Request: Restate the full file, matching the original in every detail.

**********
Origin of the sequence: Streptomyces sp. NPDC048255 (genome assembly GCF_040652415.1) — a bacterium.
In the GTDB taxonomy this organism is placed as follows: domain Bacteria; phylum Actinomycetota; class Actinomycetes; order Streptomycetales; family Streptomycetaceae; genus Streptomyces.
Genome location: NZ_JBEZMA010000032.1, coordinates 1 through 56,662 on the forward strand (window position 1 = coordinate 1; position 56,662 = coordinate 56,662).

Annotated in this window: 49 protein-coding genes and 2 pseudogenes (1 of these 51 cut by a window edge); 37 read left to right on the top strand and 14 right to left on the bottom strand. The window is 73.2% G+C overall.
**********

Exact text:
Origin of the sequence: Streptomyces sp. NPDC048255 (genome assembly GCF_040652415.1) — a bacterium.
In the GTDB taxonomy this organism is placed as follows: domain Bacteria; phylum Actinomycetota; class Actinomycetes; order Streptomycetales; family Streptomycetaceae; genus Streptomyces.
Genome location: NZ_JBEZMA010000032.1, coordinates 1 through 56,662 on the forward strand (window position 1 = coordinate 1; position 56,662 = coordinate 56,662).

Annotated in this window: 49 protein-coding genes and 2 pseudogenes (1 of these 51 cut by a window edge); 37 read left to right on the top strand and 14 right to left on the bottom strand. The window is 73.2% G+C overall.